Bruce E. Johnson, MD, on Evolving Challenges in Lung Cancer Drug Development
IASLC 2020 World Conference on Lung Cancer in Singapore
Bruce E. Johnson, MD, of Dana-Farber Cancer Institute, offers his expert perspective on single-arm drug approvals for targeted agents between 2016 and 2020, the need for biomarker testing, and the societal costs of drug development (Abstract PL04.03).
Silvia Novello, MD, PhD, of the University of Turin, discusses phase III results from the ITACA trial, which explored the notion of improving survival by customizing treatment and reducing toxicities for patients with completely resected stage II to IIIA non–small cell lung cancer (Abstract PS01.04).
Giorgio V. Scagliotti, MD, PhD, of the University of Torino, talks about why he believes that many more patients with lung cancer can be cured within the next 4 years, given decreases in mortality rates, widespread use of targeted treatments and immunotherapies, and earlier diagnoses as a result of systematic screening with low-dose CT (Abstract PL05.08).
Fred R. Hirsch, MD, PhD, of Mount Sinai Medical Center, discusses Lung-MAP studies in which a higher tumor mutation burden determined by next-generation sequencing was linked to overall and progression-free survival across two immunotherapy trials, and was independent of PD-L1 status (Abstract OA01.04).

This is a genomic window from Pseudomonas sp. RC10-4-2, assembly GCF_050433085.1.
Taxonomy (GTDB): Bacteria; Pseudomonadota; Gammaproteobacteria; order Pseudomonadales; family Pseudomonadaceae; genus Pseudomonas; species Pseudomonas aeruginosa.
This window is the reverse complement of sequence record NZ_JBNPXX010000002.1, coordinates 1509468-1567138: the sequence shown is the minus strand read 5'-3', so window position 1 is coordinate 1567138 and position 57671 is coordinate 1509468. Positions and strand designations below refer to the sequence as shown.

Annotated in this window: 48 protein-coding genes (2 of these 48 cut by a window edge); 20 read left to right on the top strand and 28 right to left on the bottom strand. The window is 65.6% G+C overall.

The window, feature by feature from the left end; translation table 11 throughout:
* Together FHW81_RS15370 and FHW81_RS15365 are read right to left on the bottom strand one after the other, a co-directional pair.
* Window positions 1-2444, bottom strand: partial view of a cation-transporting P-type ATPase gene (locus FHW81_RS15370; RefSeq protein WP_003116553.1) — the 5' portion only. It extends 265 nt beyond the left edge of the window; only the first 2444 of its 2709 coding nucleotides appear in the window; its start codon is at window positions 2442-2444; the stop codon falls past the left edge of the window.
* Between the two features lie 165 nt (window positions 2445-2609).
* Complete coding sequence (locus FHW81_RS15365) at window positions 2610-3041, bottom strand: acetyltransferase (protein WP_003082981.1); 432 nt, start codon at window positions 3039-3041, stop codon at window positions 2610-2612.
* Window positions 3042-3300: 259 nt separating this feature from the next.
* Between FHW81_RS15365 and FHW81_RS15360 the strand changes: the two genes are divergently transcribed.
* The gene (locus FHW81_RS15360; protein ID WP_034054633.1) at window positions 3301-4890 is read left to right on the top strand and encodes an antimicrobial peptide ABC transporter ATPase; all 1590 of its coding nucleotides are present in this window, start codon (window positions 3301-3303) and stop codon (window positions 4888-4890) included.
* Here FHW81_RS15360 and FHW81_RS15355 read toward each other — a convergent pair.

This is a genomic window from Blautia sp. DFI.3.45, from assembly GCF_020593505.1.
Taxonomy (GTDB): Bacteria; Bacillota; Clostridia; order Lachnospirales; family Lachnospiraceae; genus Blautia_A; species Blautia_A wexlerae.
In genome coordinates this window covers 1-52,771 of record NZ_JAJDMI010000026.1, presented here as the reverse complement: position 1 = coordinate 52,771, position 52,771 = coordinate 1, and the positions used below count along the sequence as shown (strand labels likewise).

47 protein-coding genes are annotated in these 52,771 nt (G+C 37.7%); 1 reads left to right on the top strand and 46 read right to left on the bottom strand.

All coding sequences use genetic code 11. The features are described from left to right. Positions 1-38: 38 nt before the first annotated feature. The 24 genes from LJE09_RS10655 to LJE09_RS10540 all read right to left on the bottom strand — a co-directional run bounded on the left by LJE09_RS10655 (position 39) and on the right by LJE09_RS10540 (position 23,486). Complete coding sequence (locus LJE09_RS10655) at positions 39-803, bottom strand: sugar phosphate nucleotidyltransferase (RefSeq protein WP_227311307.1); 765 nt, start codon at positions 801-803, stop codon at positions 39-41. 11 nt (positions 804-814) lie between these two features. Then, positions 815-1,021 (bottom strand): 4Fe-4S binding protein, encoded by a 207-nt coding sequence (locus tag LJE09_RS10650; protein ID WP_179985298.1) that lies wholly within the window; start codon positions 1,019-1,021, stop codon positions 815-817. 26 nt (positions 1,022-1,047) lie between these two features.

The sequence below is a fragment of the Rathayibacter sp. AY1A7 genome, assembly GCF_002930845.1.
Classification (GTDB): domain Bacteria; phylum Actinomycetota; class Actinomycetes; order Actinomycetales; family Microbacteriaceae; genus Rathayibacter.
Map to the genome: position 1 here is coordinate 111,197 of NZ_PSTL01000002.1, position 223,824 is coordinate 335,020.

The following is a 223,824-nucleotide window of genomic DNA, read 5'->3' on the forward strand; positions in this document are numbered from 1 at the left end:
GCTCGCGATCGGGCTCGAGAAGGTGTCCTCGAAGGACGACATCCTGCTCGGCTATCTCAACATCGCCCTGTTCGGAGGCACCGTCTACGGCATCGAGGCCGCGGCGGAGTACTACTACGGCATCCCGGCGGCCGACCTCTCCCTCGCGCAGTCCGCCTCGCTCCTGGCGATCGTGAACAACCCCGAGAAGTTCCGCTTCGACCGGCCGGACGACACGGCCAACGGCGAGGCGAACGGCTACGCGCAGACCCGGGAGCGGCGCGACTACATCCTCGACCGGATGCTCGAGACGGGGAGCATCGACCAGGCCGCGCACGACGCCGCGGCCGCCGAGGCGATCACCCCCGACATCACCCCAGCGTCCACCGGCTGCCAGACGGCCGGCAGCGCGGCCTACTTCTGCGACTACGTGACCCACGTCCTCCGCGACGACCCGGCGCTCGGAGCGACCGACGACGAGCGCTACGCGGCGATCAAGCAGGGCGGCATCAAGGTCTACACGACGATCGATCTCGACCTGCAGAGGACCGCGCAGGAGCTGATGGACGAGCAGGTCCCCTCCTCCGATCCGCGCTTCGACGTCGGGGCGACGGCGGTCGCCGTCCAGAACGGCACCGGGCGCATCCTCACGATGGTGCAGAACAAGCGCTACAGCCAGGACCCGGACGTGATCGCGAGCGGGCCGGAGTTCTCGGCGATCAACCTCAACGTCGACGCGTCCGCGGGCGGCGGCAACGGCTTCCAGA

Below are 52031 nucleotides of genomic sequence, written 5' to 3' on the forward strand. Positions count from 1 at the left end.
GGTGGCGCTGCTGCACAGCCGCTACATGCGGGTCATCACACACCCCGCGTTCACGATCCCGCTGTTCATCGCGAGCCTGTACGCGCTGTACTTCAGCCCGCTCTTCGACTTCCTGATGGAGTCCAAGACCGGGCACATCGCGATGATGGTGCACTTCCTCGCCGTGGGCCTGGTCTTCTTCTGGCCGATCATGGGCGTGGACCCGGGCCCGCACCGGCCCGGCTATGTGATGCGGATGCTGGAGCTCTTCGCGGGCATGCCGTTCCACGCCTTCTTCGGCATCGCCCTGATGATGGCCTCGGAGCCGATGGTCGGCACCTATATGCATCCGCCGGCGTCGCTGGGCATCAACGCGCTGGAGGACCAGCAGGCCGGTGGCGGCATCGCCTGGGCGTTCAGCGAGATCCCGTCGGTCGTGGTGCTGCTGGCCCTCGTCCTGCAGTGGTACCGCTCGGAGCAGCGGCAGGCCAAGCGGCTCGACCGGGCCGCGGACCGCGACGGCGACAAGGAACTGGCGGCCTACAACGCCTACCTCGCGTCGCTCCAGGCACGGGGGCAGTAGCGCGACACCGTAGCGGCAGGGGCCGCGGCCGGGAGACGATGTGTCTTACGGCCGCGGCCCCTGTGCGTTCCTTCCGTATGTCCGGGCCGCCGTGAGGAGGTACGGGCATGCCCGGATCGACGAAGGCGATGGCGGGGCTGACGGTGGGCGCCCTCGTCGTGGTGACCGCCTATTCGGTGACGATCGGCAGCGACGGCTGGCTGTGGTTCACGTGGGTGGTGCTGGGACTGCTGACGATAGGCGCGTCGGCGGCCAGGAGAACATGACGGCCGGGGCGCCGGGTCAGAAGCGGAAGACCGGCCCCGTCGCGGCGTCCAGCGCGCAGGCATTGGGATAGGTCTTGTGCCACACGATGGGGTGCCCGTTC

Fred R. Hirsch, MD, PhD, of Mount Sinai Medical Center, invites his colleagues to enroll their patients in a large prospective study, for which he serves as Principal Investigator. The study is searching for solutions for treating patients with lung cancer who also have the coronavirus, because so many experience an aggressive course of infection.
Jill Feldman, a patient advocate and lung cancer survivor, discusses the current challenges and potential solutions to including more people of color and those in underserved communities in clinical trial research (Abstract PL04.06).